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196 TO ERR IS HUMAN coding can be used not only by drug manufacturers, but also by hospitals to ensure that patients and their records match. The Colmercy-O’Neil VA Medical Center in Topeka, Kansas, reports, for example, a 70 percent re- duction in medication error rates between September, 1995 and April, 1998 by using a system that included bar coding of each does, use of a hand-held laser bar code scanner, and a radio computer link.73 Improve Patients’ Knowledge About Their Treatment A major unused resource in most hospitals, clinics, and practices is the patient. Not only do patients have a right to know the medications they are receiving, the reasons for them, their expected effects and possible compli- cations, they also should know what the pills or injections look like and how often they are to receive them. Patients should be involved in reviewing and confirming allergy information in their records. Practitioners and staff in health care organizations should take steps to ensure that, whenever possible, patients know which medications they are receiving, the appearance of these medications, and their possible side ef- fects.74 They should be encouraged to notify their doctors or staff of dis- crepancies in medication administration or the occurrence of side effects. If they are encouraged to take this responsibility, they can be a final “fail-safe” step. At the time of hospital discharge, patients should also be given both verbal and written information about the safe and effective use of their medi- cations in terms and in a language they can understand. Patient partnering is not a substitute for nursing responsibility to give the proper medication properly or for physicians to inform their patients, but because no one is perfect, it provides an opportunity to intercept the rare but predictable error. In addition to patients’ informing their health care practitioner about their current medications, allergies, and previous adverse drug experiences, the National Patient Safety Partnership has rec- ommended that patients ask the following questions before accepting a newly prescribed medication:75 • Is this the drug my doctor (or other health care provider) ordered? What are the trade and generic names of the medication? • What is the drug for? What is it supposed to do? • How and when am I supposed to take it and for how long? • What are the likely side effects? What do I do if they occur?

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197 CREATING SAFETY SYSTEMS IN HEALTH CARE ORGANIZATIONS • Is this new medication safe to take with other over-the-counter or prescription medication or with dietary supplements that I am already tak- ing? What food, drink, activities, dietary supplements, or other medication should be avoided while taking this medication? SUMMARY This chapter has proposed numerous actions based on both good evi- dence and principles of safe design that health care organizations could take now or as soon as possible to substantially improve patient safety. These principles include (1) providing leadership; (2) respecting human limits in process design; (3) promoting effective team functioning; (4) anticipating the unexpected; and (5) creating a learning environment. The committee’s recommendations call for health care organizations and health care professionals to make continually improved patient safety a spe- cific, declared, and serious aim by establishing patient safety programs with defined executive responsibility. The committee also calls for the immediate creation of safety systems that incorporate principles such as (1) standardiz- ing and simplifying equipment, supplies, and processes; (2) establishing team training programs; and (3) implementing nonpunitive systems for reporting and analyzing errors and accidents within organizations. Finally, drawing on these principles and on strong evidence, the committee calls on health care organizations to implement proven medication safety practices. REFERENCES 1. Reason, James T. Forward to Human Error in Medicine, Marilyn Sue Bogner, ed. Hillsdale, NJ: Lawrence Erlbaum Associates, 1994, p. xiv. Though ecologically unsound, the analogy is apt. 2. Chassin, Mark R.; Galvin, Robert W., and the National Roundtable on Health Care Quality. The Urgent Need to Improve Health Care Quality. Institute of Medicine National Roundtable on Health Care Quality. JAMA. 280:1000–1005, 1998. 3. Cook, Richard I. Two Years Before the Mast: Learning How to Learn About Patient Safety. Invited presentation. “Enhancing Patient Safety and Reducing Errors in Health Care,” Rancho Mirage, CA, November 8–10, 1998. 4. Senders, John. “Medical Devices, Medical Errors and Medical Accidents,” in Hu- man Error in Medicine, Marilyn Sue Bogner, ed. Hillsdale, NJ: Lawrence Erlbaum Asso- ciates, 1994. 5. Van Cott, Harold. “Human Errors: Their Causes and Reduction,” in Human Er- ror in Medicine, Marilyn Sue Bogner, ed., Hillsdale, NJ: Lawrence Erlbaum Associates, 1994. 6. Van Cott, 1994.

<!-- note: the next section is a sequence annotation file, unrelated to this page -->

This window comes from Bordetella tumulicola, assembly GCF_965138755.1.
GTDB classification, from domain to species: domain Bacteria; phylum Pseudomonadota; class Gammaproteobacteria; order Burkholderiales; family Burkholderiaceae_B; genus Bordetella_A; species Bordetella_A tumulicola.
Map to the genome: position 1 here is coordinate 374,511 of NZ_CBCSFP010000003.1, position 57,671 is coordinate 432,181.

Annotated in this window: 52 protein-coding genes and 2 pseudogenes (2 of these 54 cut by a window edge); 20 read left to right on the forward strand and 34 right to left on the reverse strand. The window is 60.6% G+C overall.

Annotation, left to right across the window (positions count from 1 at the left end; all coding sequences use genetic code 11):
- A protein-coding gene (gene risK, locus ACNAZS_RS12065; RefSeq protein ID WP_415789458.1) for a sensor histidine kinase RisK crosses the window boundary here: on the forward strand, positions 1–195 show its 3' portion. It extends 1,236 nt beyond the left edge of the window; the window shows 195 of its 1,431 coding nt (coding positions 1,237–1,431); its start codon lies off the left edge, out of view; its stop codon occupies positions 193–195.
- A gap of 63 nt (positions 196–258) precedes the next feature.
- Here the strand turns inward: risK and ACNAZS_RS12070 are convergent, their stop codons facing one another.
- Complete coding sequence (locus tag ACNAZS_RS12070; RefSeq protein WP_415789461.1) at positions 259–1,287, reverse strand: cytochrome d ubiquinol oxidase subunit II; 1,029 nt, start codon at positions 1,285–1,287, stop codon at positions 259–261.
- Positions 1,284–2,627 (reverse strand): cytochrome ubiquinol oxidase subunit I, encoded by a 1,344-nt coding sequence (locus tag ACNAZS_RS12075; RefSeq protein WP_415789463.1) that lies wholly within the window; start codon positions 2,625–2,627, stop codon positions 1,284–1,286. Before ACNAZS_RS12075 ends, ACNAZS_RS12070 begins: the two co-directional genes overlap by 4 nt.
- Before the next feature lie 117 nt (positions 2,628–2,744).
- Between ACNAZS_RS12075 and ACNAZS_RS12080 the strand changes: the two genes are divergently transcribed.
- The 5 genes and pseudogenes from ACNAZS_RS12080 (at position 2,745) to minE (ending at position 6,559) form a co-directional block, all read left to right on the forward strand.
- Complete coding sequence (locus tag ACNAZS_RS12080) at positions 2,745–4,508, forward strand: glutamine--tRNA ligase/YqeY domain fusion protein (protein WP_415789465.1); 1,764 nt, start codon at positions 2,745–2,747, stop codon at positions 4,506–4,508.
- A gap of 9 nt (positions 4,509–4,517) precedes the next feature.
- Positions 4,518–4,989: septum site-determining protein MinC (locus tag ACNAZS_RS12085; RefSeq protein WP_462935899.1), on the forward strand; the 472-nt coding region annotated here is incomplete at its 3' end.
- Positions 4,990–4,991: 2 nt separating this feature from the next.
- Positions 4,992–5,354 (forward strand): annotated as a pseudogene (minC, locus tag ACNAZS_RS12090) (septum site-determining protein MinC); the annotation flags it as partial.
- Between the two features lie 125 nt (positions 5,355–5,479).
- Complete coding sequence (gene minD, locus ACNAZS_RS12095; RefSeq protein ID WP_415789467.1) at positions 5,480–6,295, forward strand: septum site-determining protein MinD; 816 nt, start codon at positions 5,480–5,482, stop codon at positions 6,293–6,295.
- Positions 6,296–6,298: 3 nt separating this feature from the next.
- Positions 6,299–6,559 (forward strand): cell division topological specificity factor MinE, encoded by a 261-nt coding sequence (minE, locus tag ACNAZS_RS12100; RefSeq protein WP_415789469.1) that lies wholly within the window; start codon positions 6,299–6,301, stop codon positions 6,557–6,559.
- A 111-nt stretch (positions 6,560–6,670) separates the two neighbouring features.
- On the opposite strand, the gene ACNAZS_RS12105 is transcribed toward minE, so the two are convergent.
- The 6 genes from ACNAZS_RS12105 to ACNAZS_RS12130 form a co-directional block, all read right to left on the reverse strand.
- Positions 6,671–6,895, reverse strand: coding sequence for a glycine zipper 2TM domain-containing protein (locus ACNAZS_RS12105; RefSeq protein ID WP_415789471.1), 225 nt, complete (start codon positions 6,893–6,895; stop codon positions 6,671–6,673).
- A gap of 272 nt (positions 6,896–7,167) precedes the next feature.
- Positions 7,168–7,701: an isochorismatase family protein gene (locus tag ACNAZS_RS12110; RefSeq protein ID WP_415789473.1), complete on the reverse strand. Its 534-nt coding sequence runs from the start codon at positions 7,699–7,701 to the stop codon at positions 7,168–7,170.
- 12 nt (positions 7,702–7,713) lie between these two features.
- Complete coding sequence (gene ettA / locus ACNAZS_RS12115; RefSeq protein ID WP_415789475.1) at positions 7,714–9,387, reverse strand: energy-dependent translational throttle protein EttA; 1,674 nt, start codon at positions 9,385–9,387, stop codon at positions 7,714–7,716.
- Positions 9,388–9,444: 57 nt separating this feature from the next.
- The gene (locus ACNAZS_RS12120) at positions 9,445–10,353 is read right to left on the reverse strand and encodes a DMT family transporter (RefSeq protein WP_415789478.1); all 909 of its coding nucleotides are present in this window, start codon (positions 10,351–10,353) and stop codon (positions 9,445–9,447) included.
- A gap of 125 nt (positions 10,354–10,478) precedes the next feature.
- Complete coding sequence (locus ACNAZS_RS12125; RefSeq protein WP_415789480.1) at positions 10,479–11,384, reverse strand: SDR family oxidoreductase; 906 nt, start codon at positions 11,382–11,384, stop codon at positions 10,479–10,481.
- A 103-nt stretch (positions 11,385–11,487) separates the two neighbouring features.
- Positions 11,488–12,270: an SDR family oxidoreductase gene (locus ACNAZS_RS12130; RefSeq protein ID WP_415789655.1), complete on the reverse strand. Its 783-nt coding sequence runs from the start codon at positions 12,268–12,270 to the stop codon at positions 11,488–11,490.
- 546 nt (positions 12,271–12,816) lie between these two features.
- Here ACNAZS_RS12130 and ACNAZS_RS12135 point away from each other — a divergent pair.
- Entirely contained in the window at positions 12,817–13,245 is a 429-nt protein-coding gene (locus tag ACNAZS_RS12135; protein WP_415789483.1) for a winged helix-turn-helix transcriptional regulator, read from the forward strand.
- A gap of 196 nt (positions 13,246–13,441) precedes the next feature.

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201 CREATING SAFETY SYSTEMS IN HEALTH CARE ORGANIZATIONS 72. Top Priority Actions for Preventing Adverse Drug Events in Hospitals. Recom- mendations of an Expert Panel. Am J Health System Pharm. 53:747–751, 1996. 73. Gebhart, Fred. VA Facility Slashes Drug Errors Via Bar-Coding. Drug Topics. 1:44, 1999. 74. Joint Commission on Accreditation of Healthcare Organizations. 1998 Hospital Accreditation Standards. Oakbrook Terrace, IL: Joint Commission, 1998. 75. Healthcare Leaders Urge Adoption of Methods to Reduce Adverse Drug Events. News Release. National Patient Safety Partnership, May 12, 1999.

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Appendixes